Recently, a survey done by PGIM India revealed that 51% Indians have not even started planning for their retirement. Although the respondents may not be strangers to investing, unfortunately, retirement was not a goal that featured higher on their list.
However, when we put on our rational hats most of us know that this is the one goal for which we should be putting aside money from an early age. Retirement is the one purpose for which banks don’t lend a loan unless you count a reverse mortgage which is yet to really flourish in India. More importantly, today even government employees don’t get the benefit of pension income. As the working years rush by in a blur, before we know it we need a huge sum of money to fund our increasing years of retirement.
Considering the corpus most of us will require, it’s also a goal that will benefit from the magic of compounding. So, if you start at the age of 25, by the time you retire at 60 you could very well end up with a rock-solid amount by investing very manageable amounts per month. Don’t believe us? Read on to see number-based examples for all sorts of investors and risk appetites.
In these examples, it is assumed that you start by invest in either debt mutual funds, or equity mutual funds or a mix of the two. As a rule of thumb, we have considered annualized returns of 7.5% p.a. for debt and 12% p.a. for equity. We look at five such scenarios with the two extremes of debt only or equity only plus three combinations of asset mixes.
For all the scenarios, it is assumed that you start at the age of 25 by investing Rs. 10,000 every month through the SIP mode. Every 5 years, this amount is stepped up by 15% rounding off to the next 100. In portfolios split between debt and equity, the benefit of the doubt is given to debt for the higher rounding up.
Scenario 1: Conservative portfolio
If you are someone who would rather see their investments inch up slowly with little possibility of wild swings, then this portfolio is for you. In this case, for the totality of 35 years, you invest only in the low-risk debt funds. Within the category, you could choose to mix it up. For a long term, short term or medium-term debt funds with clean portfolios might be a good bet.
You start the journey with Rs. 10,000 a month slowly increasing it to end the 35 years at Rs. 23400 per month. What you get in return for your discipline and perseverance is Rs. 2.52 Crores!
Although with such a long runway of 35 years, we would highly recommend dipping your toes in equity.
Scenario 2: Conservative Portfolio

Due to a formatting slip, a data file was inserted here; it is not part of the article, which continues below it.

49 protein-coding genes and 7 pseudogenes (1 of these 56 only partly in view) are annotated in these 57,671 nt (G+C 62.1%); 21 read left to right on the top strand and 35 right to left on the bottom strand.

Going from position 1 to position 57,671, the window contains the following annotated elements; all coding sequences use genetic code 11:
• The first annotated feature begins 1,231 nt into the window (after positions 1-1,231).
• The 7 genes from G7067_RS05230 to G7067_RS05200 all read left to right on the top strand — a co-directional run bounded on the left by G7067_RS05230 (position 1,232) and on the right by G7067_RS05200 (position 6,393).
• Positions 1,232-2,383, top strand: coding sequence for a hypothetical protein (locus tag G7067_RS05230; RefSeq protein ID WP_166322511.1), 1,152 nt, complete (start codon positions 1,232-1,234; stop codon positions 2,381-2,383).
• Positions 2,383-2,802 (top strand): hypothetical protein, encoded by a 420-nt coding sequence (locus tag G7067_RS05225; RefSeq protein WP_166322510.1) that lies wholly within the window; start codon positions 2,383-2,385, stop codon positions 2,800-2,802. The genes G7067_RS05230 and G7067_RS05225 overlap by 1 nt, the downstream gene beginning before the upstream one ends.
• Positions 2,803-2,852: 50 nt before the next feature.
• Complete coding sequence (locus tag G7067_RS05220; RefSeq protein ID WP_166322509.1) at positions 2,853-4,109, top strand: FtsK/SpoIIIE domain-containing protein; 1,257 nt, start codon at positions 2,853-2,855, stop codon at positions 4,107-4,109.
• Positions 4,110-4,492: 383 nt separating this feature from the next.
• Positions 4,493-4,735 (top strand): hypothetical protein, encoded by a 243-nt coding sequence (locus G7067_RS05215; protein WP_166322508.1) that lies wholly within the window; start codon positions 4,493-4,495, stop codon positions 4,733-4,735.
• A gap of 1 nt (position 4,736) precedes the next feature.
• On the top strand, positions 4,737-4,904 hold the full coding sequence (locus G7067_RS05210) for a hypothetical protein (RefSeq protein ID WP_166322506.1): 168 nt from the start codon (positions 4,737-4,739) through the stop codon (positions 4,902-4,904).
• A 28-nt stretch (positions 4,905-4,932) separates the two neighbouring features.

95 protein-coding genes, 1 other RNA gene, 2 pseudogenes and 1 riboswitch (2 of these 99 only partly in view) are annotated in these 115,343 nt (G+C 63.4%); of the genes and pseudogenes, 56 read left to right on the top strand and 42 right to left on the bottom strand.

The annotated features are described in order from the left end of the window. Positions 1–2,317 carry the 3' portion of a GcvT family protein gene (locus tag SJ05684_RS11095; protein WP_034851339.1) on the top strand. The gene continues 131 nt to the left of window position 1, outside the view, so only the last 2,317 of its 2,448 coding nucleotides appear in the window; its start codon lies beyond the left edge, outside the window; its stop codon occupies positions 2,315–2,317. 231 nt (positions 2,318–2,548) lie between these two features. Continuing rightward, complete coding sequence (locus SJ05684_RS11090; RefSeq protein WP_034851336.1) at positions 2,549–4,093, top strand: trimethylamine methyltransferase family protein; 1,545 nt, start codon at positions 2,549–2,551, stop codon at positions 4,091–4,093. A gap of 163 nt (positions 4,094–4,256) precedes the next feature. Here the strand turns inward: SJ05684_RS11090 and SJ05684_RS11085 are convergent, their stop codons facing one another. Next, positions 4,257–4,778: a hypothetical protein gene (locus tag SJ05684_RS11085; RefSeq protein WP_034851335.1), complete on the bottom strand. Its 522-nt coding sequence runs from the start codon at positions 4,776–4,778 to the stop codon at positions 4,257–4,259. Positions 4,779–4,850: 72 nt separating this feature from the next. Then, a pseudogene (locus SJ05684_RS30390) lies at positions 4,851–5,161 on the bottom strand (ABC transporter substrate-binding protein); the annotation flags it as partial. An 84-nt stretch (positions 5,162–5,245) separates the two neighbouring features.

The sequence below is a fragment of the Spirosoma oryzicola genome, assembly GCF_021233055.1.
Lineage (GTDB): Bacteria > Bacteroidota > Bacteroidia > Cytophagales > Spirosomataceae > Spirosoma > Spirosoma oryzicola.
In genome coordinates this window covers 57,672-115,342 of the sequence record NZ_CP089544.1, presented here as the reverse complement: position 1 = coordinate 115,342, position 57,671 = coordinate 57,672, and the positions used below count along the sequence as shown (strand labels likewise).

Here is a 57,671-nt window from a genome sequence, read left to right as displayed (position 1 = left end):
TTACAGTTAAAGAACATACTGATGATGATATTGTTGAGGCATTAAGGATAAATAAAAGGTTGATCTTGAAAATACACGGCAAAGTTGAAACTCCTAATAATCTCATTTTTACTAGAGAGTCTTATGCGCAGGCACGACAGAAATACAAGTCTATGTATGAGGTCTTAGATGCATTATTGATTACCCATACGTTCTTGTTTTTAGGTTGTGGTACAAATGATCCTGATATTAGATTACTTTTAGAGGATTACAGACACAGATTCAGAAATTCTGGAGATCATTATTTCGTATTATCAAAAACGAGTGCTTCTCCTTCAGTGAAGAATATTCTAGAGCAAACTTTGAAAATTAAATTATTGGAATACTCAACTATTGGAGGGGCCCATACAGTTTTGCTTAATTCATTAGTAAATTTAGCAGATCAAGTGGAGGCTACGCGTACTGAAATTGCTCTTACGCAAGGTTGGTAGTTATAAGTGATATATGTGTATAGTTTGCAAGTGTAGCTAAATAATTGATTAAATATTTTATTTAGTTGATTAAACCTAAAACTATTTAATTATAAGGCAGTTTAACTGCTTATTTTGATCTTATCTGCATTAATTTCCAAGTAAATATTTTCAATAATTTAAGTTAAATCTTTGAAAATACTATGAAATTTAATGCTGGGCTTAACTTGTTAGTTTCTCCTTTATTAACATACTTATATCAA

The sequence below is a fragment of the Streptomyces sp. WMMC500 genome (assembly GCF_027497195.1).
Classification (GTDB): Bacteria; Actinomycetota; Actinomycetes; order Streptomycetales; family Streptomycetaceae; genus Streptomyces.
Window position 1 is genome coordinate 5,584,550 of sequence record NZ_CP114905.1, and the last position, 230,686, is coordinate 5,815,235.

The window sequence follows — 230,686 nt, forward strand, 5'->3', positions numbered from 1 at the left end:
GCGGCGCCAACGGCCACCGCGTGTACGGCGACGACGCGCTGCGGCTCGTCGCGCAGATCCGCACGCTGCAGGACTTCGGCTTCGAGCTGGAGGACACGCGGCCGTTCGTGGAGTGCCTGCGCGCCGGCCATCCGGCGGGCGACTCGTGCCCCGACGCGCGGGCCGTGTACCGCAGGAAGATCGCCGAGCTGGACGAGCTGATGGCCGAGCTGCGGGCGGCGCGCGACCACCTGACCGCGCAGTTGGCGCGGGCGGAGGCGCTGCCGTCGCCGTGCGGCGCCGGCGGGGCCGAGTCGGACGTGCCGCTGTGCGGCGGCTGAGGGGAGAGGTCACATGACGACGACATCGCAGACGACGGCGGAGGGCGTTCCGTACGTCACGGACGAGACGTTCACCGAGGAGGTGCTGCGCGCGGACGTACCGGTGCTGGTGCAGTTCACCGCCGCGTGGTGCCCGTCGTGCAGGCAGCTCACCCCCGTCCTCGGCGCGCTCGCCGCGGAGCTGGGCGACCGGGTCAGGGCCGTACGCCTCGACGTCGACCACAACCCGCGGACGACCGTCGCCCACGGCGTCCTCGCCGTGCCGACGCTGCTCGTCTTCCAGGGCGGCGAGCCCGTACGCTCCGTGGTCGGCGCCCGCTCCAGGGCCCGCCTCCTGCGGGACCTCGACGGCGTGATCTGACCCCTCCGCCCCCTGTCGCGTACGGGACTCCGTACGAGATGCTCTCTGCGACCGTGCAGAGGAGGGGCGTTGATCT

With 70% in equity and 30% in debt, this portfolio is for people who want to give that slight boost of growth to an otherwise staid, stable allocation of debt.
So, you start with investing Rs.7000 per month in debt with a mere Rs. 3000 in equity. Even as you increase the amounts every 5 years, the increase continues in the same ratio, apart from any rounding off to the nearest done in favor of equities.
Although, what you will notice is that while the debt part of your portfolio will inch its way towards Rs. 1.78 Crores, the equity part will overshoot it to reach Rs. 1.97 Crores to give a total corpus of Rs. 3.75 Crores at the end of 35 years.
However, it is extremely important to remember that this does not happen in a linear path. If you can’t stomach the risk or imagine the possibility of this part of your portfolio going in the red, then this version is not for you.
Scenario 3: Balanced Portfolio
This portfolio is more for people who can’t choose just what measure of risk would they want to take over this period. In this case, there is a perfect mix of the stability from debt and the appreciation of equity.
Starting at the age of 25, you start with investing Rs. 5000 each every month into equity and debt mutual funds. For the next 35 years, you hike up your investment by 15% every 5 years ending the period with an inflow of Rs. 11,700 each month to both types of funds. With this strategy, by the time you are ready to retire at the age of 50, you would have a corpus of Rs. 4.60 Crores!
Scenario 4: Equity Oriented Portfolio
If you believe in the India growth story, wanting to put more into equities, then this portfolio is for you. In fact, this portfolio is in line with most conventionally advised portfolios of 70% equity and 30% debt.
The debt allocation will help cushion the inevitable tumbles in between that equity is bound to take on the path to getting the portfolio to appreciate in wealth. Starting with investing Rs. 7000 in equity and Rs. 3000 in debt every month, the inflows grow to Rs. 16,600 to equity and Rs. 6,800 to debt per month. Over 35 years, the total corpus grows to Rs. 5.43 Crores.
Scenario 5: Aggressive Portfolio
As the name suggests, this portfolio depends completely on the risk-return profile of equity funds. The idea is that since it is a long period of 35 years, the volatility that is part of the game will smoothen out to make it a worthwhile venture.
Starting with investing Rs. 10,000 per month in pure equity funds, the investment increases by 15% every 5 years to end at Rs. 23,400 per month. With an average return of 12% per annum, these investments over time will grow to a whopping Rs. 6.65 Crores!
As you can see, when planned early, retirement is not that intimidating a goal that we often think of it as. For a quick summary look at the below table for the five portfolios discussed above:
|Portfolio Type||Debt||Equity||Total Corpus|
|Conservative||100%||0%||Rs. 2.52 Cr|
|Defensive||70%||30||Rs. 3.75 Cr|
|Balanced||50%||50%||Rs. 4.60 Cr|
|Equity Oriented||30%||70%||Rs. 5.43 Cr|
|Aggressive||0%||100%||Rs. 6.65 Cr|
When you start early, investing over the years helps take care of the corrosive effects of inflation also so that you are well set for the golden years.
Have you started planning for retirement yet? Contact a Moneyfront financial advisor today to start your journey.